1. Aluminum is getting stronger. Scientists continue to search for ways to improve aluminum, and there are currently hundreds of mixes on the market. One of the most recent breakthroughs was in 2010. Yuntian Zhu, a professor at North Carolina State University, and his colleagues subjected aluminum with magnesium and zinc to extreme pressure. The result was an aluminum that’s as strong as steel.The next phase of development is to produce this in large enough volumes for commercial applications, which will be a game changer for many industries.

With so many applications and unique benefits, it’s easy to classify aluminum as the metal of modern life. We’re excited to continue innovating with this resource and watch how it will transform the world around us in years to come.

For a complete history of aluminum, check out this article by the Aluminum Association.

7 thoughts on “Five Things You May Not Know About Aluminum

  1. Thank you for providing this information about aluminum. I did not know that this material was made from science and that it does not exist naturally in the earth’s crust. Something to consider would be to use this man made steel in everyday life. It would be best to find aluminum that can be purchased for a price within your budget.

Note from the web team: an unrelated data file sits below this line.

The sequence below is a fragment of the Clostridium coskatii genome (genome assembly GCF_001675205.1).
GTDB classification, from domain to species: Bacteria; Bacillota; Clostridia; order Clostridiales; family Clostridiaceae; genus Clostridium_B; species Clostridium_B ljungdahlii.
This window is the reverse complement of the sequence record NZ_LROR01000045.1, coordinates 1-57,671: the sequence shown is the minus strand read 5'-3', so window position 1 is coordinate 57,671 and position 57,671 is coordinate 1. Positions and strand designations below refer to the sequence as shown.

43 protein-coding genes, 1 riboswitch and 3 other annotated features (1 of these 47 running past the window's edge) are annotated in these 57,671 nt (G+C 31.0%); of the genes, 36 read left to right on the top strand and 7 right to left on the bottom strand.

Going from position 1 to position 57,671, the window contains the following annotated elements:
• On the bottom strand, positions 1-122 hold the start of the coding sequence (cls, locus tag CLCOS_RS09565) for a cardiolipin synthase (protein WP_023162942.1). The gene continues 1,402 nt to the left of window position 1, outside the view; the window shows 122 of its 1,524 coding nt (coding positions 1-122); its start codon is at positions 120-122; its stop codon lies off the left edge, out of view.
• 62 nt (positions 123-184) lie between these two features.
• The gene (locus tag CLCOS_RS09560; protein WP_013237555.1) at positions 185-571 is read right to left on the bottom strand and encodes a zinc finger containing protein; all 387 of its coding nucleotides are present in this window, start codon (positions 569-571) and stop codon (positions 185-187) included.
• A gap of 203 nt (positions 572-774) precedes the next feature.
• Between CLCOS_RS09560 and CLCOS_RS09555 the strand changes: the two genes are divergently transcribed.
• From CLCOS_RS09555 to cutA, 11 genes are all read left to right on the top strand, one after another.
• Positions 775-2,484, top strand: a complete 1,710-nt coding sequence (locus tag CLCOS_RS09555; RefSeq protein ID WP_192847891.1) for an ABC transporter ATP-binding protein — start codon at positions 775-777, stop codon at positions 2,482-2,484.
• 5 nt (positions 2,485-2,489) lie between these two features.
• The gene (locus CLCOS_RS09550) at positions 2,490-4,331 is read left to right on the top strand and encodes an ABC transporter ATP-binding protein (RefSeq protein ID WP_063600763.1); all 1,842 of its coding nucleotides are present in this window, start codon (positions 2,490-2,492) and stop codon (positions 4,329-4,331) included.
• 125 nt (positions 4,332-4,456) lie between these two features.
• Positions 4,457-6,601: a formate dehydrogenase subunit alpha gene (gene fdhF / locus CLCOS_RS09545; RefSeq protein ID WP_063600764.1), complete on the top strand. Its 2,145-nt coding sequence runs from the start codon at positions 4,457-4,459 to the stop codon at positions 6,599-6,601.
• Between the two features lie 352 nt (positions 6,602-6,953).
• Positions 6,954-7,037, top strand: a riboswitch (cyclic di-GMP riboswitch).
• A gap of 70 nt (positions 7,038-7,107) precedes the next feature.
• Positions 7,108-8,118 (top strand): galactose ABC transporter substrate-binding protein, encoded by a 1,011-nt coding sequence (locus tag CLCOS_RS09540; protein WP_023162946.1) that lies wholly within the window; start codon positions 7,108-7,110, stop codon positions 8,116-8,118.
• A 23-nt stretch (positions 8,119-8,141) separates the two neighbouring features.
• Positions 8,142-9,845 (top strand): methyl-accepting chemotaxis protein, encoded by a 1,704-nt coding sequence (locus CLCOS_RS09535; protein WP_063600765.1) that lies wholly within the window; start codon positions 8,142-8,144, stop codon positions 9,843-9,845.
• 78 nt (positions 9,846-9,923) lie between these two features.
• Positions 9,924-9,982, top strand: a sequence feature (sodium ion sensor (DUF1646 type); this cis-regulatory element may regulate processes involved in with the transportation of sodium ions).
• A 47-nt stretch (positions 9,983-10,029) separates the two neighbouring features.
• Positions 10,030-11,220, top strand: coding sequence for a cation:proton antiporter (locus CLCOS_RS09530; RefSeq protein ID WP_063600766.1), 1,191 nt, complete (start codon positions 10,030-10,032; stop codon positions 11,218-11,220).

2. I had no idea that aluminum was getting stronger and stronger today, sometimes comparable to steel. It’s good to know this so that we can be more comfortable with making use of aluminum, especially with bigger jobs, such as with fuel tanks. That way, you can be more confident in making use of aluminum both for it’s sturdiness and for it’s unique resistant properties.

  3. It’s interesting to learn that the secondary production of aluminum to make it usable for us can be helpful to the environment due to its quick recycling process and efficiency. Speaking of which, my brother has plenty of items made up of aluminum that he hardly touches in the garage. He’s meant to throw it all away but good thing you shared in your post that it can be recycled and safe to the environment. I’ll have a word with him and see if he can look for scrap metal companies that can accept them at a just price!

  4. It was really informative when you mentioned that aluminum is a green material. I would imagine that businesses would like to use aluminum when constructing a building. Using green materials would help a business know that it is helping the environment.

  5. So, how did someone know enough to take boxite and chemically process it down to produce alumina and then submit it to high voltage electrical process to generate a final product called aluminum? How did that happen?